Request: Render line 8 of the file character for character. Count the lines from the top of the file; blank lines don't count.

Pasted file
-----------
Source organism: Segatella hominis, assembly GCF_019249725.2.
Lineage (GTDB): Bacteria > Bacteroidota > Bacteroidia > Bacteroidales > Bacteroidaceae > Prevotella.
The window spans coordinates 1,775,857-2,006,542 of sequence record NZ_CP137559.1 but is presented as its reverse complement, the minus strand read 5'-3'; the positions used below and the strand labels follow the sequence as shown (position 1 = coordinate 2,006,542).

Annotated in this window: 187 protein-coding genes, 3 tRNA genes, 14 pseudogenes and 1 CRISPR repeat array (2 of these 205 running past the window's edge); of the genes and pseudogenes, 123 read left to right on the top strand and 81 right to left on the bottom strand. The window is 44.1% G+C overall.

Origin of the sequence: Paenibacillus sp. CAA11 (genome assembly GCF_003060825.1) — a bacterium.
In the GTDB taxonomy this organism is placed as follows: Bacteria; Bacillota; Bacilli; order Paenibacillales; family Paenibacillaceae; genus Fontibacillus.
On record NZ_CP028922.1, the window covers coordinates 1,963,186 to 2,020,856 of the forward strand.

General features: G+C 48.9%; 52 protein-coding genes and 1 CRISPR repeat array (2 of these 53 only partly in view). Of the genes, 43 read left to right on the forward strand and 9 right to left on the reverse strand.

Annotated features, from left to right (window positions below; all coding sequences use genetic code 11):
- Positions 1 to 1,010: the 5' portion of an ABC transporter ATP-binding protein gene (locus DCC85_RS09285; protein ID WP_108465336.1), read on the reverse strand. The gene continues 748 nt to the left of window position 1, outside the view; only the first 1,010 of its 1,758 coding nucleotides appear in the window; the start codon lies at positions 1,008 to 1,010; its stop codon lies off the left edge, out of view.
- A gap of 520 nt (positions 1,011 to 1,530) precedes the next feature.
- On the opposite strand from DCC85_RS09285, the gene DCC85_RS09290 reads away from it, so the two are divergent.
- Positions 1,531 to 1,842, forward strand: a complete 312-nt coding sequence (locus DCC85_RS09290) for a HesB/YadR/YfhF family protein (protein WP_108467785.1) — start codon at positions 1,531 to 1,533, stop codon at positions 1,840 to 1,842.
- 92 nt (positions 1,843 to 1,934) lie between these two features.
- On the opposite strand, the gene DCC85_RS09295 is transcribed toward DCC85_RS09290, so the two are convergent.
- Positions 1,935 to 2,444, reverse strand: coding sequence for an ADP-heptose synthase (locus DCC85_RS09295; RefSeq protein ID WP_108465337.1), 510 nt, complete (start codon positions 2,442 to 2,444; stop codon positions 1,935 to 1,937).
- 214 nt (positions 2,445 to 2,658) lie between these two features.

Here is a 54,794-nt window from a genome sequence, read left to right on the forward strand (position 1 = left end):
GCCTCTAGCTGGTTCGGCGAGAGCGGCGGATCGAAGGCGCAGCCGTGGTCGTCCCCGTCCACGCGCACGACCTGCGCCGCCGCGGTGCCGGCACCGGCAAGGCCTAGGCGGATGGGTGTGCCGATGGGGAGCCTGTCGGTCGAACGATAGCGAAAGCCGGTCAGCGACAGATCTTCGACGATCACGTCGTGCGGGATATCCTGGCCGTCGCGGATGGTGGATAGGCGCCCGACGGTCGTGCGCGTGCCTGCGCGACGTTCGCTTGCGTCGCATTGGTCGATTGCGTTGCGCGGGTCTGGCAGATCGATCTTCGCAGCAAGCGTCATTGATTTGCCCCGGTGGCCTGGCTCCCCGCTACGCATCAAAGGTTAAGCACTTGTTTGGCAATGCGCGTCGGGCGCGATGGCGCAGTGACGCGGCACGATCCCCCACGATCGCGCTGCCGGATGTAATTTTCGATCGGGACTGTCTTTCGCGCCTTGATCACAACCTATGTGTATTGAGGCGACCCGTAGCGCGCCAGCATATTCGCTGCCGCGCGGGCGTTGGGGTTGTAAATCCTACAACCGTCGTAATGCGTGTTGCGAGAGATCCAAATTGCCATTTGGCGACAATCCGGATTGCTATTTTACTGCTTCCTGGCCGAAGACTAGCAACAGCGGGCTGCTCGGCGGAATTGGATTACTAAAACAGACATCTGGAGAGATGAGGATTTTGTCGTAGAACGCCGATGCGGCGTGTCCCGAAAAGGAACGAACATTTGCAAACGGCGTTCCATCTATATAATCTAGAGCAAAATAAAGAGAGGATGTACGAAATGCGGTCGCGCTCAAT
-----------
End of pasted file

General features: G+C 48.9%; 52 protein-coding genes and 1 CRISPR repeat array (2 of these 53 only partly in view). Of the genes, 43 read left to right on the forward strand and 9 right to left on the reverse strand.